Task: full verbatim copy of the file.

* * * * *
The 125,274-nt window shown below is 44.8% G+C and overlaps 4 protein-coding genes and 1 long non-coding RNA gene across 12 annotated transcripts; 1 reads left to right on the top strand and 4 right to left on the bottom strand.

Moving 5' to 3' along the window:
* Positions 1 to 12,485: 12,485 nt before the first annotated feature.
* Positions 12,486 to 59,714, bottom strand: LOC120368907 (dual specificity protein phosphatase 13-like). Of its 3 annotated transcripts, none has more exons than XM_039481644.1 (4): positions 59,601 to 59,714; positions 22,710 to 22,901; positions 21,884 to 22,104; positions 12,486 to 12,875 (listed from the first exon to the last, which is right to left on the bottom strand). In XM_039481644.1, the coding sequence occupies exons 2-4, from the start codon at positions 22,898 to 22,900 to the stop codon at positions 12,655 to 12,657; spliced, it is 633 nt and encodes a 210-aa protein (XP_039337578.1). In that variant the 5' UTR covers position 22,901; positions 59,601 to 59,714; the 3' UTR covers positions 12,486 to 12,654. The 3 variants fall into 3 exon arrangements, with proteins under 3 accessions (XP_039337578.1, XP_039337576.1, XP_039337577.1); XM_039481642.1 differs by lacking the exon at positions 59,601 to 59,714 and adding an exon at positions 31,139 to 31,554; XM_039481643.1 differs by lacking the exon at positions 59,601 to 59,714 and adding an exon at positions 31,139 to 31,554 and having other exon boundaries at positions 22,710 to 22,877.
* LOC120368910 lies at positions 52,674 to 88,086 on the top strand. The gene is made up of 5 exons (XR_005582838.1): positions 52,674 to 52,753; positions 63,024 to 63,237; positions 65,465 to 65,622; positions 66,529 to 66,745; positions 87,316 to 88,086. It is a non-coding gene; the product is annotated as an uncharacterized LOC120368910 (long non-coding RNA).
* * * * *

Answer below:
The 125,274-nt window shown below is 44.8% G+C and overlaps 4 protein-coding genes and 1 long non-coding RNA gene across 12 annotated transcripts; 1 reads left to right on the top strand and 4 right to left on the bottom strand.

Moving 5' to 3' along the window:
* Positions 1 to 12,485: 12,485 nt before the first annotated feature.
* Positions 12,486 to 59,714, bottom strand: LOC120368907 (dual specificity protein phosphatase 13-like). Of its 3 annotated transcripts, none has more exons than XM_039481644.1 (4): positions 59,601 to 59,714; positions 22,710 to 22,901; positions 21,884 to 22,104; positions 12,486 to 12,875 (listed from the first exon to the last, which is right to left on the bottom strand). In XM_039481644.1, the coding sequence occupies exons 2-4, from the start codon at positions 22,898 to 22,900 to the stop codon at positions 12,655 to 12,657; spliced, it is 633 nt and encodes a 210-aa protein (XP_039337578.1). In that variant the 5' UTR covers position 22,901; positions 59,601 to 59,714; the 3' UTR covers positions 12,486 to 12,654. The 3 variants fall into 3 exon arrangements, with proteins under 3 accessions (XP_039337578.1, XP_039337576.1, XP_039337577.1); XM_039481642.1 differs by lacking the exon at positions 59,601 to 59,714 and adding an exon at positions 31,139 to 31,554; XM_039481643.1 differs by lacking the exon at positions 59,601 to 59,714 and adding an exon at positions 31,139 to 31,554 and having other exon boundaries at positions 22,710 to 22,877.
* LOC120368910 lies at positions 52,674 to 88,086 on the top strand. The gene is made up of 5 exons (XR_005582838.1): positions 52,674 to 52,753; positions 63,024 to 63,237; positions 65,465 to 65,622; positions 66,529 to 66,745; positions 87,316 to 88,086. It is a non-coding gene; the product is annotated as an uncharacterized LOC120368910 (long non-coding RNA).